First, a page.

Lunar Rocks Arrive on Earth For First Time Since 1976 as Chinese Moon Mission Comes to an End
The return of a Chinese capsule marks the first time fresh samples have been returned to Earth in more than 40 years.
The Chang'e 5 Chinese lunar capsule has returned to Earth today with the first fresh rock and debris samples from the moon in more than 40 years.
The spacecraft's capsule landed in Sziwang district of Inner Mongolia, state media reported shortly after 2 a.m. Thursday in China (1 p.m. eastern time on Wednasay).
Two of the four modules of Chang'e 5 set out on the moon on December 1, collecting about 4.4 pounds of samples by scooping them off the surface and drilling about 6 feet into the lunar crust.
The samples were deposited in a sealed container, which was transported to the return module by an ascent vehicle.
The capsule had previously separated from its orbiter module and made a descent from Earth's atmosphere to reduce its speed before flying through and parachuting to the ground.
The successful mission was the latest breakthrough for China's increasingly ambitious space program, which includes a robotic mission to Mars and plans for a permanent space station in orbit.
Recovery crews had prepared helicopters and SUVs for signals sent by the lunar probe to locate them in the darkness that envelopes the vast snow-covered region of far north China that has long served as a landing site for China's manned spacecraft Shenzhou.
With the return of the probe, scientists have obtained fresh samples of lunar rock for the first time since the Soviet Luna 24 robotic probe in 1976.
These rocks and debris are believed to be billions of years younger than those of the US and the former Soviet Union, and offer new insights into the history of the moon and other bodies in the solar system.
They originate from a part of the moon known as the Oceanus Procellarum or Ocean of Storms, near a site called Mons Rumker, which was thought to have been volcanic in ancient times.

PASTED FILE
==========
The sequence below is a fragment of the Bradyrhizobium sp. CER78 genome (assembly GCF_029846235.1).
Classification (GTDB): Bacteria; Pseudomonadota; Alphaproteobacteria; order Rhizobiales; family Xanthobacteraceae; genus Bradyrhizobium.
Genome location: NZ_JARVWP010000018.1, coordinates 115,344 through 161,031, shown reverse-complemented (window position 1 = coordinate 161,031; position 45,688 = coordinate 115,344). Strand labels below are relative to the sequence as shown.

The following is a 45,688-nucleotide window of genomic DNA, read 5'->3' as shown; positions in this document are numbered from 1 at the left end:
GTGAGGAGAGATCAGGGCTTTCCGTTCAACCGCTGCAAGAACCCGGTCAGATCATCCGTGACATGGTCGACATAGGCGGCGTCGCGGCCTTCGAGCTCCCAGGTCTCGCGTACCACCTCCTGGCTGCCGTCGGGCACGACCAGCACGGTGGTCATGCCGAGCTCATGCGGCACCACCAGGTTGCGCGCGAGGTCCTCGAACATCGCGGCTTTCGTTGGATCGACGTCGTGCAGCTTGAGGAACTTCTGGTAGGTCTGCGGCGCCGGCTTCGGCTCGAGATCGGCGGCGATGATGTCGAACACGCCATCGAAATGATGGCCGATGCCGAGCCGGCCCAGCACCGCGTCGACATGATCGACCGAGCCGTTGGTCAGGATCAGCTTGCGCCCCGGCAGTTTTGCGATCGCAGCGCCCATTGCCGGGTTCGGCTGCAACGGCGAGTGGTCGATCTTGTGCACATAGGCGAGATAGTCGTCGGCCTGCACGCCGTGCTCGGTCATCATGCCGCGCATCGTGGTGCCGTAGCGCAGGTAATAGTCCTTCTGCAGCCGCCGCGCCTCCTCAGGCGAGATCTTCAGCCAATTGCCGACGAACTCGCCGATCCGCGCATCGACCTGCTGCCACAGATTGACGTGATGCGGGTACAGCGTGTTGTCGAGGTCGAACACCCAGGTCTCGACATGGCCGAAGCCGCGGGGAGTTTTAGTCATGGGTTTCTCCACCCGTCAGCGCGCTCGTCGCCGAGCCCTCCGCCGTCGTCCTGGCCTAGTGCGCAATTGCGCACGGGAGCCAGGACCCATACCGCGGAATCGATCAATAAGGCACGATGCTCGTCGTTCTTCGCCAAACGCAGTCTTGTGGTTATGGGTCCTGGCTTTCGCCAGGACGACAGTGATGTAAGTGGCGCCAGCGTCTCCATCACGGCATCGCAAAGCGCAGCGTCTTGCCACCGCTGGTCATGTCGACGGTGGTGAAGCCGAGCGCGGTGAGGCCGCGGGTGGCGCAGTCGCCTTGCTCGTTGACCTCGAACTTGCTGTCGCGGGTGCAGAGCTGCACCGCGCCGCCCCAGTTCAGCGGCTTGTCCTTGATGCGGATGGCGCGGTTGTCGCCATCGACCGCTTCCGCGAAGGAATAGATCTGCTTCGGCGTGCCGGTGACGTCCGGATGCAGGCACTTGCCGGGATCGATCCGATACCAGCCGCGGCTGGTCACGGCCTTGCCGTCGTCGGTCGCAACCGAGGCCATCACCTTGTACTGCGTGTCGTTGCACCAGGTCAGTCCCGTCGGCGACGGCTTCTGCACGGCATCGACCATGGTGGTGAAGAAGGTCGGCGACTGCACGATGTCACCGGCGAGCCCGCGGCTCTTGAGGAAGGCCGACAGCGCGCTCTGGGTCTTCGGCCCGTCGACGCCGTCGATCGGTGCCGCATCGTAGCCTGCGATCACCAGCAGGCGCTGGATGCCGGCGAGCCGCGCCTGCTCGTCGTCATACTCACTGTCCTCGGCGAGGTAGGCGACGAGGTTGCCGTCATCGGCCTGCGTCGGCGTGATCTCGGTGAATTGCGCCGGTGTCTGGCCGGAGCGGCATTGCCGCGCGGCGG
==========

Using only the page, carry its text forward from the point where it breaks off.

Chang'e 5 took off from a launch site in the southern Chinese island province of Hainan on November 23.
The Chinese-flagged lunar lander stopped functioning shortly after, after being used as a launch pad for the ascent, which was ejected from the orbiter after transmitting the samples and came to rest on the lunar surface.
It was China's third successful lunar landing, but the only one to take off from the moon.
The probe's predecessor, Chang'e 4, was the first probe to land on the little-explored far side of the moon, and continues to send data on conditions that could affect future prolonged human sojourn missions on the moon.
The moon has been a particular focus of China's space program, which says it plans to land humans there and possibly establish a permanent base. A timetable or other details were not disclosed.
China has also been involved in Mars exploration efforts. In July, it launched the Tianwen 1 probe into space, using a lander and a robotic rover to search for water.
China's space program has been more cautious than the US-Soviet space race of the 1960s, which was marked by deaths and false starts.
In 2003, China became the third country after the Soviet Union and the United States to send an astronaut into orbit alone.
The latest flight involved cooperation with the European Space Agency, which helped oversee the mission.
Amid concerns about the secrecy of China's space program and close military ties, the US is prohibiting NASA-CNSA cooperation unless Congress approves.
This has prevented China from participating in the International Space Station, which it is trying to compensate for with the launch of an experimental space station, and plans to establish a permanent orbiting outpost within the next two years.